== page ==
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To Underwrite Scholarship Fund, the Virginia Theological Seminary Will Sell Ancient Assyrian Relief at Christie’s

Relief of a Winged Genius from the Palace of Ashurnasirpal II, ca. 9th-century BCE, gypsum.

COURTESY CHRISTIE’S

A 3,000-year-old Assyrian relief featuring a figure known as the Winged Genius will go to auction at a Christie’s antiquities sale in New York on October 31. The Virginia Theological Seminary in Alexandria is selling the work, which is estimated to go for between $10 million and $15 million, to underwrite a scholarship fund.

The gypsum relief is over seven feet tall, and it once adorned the walls of the Northwest Palace of King Ashurnasirpal II at Nimrud in what is now Iraq. The figure depicted in the stone, a deity known as Apkallu, holds a bucket and a cone-shaped object that represent fertility and protection for the king.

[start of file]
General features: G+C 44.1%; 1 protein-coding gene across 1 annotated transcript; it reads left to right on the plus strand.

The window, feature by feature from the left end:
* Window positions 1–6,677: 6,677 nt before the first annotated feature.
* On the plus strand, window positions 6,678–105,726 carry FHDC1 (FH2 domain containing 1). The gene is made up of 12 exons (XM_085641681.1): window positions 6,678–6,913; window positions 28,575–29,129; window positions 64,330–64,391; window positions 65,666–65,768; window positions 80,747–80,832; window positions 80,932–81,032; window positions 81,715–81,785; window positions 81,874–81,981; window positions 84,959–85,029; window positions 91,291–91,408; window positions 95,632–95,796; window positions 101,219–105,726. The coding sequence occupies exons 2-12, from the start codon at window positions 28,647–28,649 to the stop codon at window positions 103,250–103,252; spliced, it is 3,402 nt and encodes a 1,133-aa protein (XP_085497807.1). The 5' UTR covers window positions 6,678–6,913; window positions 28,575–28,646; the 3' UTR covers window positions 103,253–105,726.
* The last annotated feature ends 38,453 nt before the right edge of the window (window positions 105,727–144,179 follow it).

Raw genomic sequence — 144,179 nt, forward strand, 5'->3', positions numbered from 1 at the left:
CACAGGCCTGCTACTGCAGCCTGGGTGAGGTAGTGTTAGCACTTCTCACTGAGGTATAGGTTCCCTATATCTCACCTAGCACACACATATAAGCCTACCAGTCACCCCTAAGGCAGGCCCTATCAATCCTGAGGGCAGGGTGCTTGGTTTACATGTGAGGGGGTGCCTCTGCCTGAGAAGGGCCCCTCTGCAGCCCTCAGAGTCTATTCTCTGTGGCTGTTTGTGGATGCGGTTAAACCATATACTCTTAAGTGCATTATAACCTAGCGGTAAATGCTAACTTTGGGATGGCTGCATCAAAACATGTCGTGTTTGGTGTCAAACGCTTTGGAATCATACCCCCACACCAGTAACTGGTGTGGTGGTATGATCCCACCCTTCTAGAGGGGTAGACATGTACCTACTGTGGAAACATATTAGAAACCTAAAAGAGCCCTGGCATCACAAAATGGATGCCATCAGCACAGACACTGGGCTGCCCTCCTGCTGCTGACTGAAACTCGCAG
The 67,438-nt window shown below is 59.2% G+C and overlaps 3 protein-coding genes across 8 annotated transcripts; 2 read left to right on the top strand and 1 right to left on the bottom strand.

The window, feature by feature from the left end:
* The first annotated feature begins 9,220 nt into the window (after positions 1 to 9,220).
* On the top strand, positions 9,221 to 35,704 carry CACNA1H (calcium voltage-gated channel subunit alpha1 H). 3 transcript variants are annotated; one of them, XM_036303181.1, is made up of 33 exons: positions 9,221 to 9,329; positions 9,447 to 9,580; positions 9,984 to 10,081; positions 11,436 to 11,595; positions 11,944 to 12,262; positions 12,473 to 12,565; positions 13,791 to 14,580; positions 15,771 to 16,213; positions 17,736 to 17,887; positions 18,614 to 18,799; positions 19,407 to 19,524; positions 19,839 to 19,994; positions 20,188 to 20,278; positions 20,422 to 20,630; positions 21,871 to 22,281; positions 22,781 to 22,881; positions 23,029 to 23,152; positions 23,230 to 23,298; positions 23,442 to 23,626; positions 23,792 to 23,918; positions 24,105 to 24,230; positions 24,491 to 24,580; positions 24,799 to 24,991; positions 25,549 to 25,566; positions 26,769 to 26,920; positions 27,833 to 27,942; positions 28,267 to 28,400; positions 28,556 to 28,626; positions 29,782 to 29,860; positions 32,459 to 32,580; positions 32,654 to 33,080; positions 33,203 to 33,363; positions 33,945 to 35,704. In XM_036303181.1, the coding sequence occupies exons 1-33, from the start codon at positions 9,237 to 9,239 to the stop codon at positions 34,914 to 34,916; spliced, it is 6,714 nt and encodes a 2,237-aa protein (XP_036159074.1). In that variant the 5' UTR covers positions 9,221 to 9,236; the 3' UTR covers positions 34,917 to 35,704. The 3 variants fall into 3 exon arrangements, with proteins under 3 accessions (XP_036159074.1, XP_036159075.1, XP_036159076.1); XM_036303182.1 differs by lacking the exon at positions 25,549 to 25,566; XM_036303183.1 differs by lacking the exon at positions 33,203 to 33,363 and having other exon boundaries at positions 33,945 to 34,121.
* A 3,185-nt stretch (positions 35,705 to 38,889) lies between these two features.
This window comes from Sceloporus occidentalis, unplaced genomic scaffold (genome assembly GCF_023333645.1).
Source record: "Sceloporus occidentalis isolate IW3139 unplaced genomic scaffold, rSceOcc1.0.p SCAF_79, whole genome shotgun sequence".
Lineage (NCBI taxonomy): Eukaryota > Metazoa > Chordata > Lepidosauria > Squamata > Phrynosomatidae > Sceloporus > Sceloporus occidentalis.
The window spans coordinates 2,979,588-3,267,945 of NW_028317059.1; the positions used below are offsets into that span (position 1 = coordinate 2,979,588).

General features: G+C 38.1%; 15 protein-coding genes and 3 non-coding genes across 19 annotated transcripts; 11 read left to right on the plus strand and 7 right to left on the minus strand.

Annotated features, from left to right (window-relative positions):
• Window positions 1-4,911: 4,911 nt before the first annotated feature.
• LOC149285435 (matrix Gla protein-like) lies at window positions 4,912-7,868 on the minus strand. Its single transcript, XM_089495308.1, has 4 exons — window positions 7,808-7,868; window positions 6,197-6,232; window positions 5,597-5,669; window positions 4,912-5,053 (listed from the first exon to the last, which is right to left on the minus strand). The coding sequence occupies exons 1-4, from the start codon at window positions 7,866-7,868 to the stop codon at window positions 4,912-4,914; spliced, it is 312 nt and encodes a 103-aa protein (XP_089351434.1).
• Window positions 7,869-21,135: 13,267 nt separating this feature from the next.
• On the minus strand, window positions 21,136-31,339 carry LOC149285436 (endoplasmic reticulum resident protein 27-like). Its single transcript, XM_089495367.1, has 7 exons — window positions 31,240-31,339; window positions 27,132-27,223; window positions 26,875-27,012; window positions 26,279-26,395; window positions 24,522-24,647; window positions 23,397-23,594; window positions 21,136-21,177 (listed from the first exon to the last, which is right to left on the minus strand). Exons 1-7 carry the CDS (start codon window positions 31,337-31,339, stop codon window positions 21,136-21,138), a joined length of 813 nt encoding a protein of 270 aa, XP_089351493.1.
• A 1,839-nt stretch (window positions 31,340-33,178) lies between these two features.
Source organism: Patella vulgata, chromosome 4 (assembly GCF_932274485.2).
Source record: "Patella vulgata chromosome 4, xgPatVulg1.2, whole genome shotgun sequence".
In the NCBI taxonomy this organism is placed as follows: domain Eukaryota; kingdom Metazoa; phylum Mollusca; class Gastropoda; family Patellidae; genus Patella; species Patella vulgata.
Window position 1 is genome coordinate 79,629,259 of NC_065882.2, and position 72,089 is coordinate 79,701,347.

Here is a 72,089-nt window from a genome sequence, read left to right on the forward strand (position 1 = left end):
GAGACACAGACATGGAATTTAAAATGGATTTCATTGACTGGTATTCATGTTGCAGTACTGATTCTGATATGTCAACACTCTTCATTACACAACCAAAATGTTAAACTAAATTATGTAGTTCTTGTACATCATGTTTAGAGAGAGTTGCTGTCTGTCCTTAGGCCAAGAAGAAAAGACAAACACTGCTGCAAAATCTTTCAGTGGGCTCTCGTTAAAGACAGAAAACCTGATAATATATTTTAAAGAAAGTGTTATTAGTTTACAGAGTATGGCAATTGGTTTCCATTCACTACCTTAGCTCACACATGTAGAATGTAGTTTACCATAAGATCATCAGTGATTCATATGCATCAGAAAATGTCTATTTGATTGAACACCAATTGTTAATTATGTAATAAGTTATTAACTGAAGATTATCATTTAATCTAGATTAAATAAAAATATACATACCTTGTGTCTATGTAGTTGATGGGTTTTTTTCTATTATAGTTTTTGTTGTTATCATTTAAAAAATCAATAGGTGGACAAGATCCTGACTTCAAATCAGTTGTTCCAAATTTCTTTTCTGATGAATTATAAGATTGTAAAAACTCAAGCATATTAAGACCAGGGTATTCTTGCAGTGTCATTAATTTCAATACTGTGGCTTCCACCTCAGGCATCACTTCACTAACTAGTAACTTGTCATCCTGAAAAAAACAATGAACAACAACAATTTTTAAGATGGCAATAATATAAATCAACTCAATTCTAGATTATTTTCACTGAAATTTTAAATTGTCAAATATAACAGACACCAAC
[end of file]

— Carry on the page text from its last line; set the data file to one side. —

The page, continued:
Acquired in Mosul in 1859 by an American missionary named Henri Byron Haskell, the relief is one of the earliest ancient artworks sent to the United States. Haskell bought the work for $75 from English archaeologist Sir Austen Henry Layard, who excavated the royal palace at Nimrud—the price tag included fees for shipping the relief to Virginia. The work has been housed at the Virginia Theological Seminary since 1860. Haskell sent five additional objects to his alma mater, Bowdoin College in Maine; one of them is currently part of the Metropolitan Museum of Art’s collection.

A work known as the Canford School relief, which sold in 1994 for nearly $12 million at Christie’s London branch, remains the most expensive Assyrian relief sold at auction. If the Virginia Theological Seminary relief sells for within the high end of its estimate, it has the potential to set a new record.

G. Max Bernheimer, international department head of antiquities at the auction house, said in a statement, “This Assyrian relief is without question the most exquisite to come to the market in more than a generation, in terms of the style, condition, and subject.”

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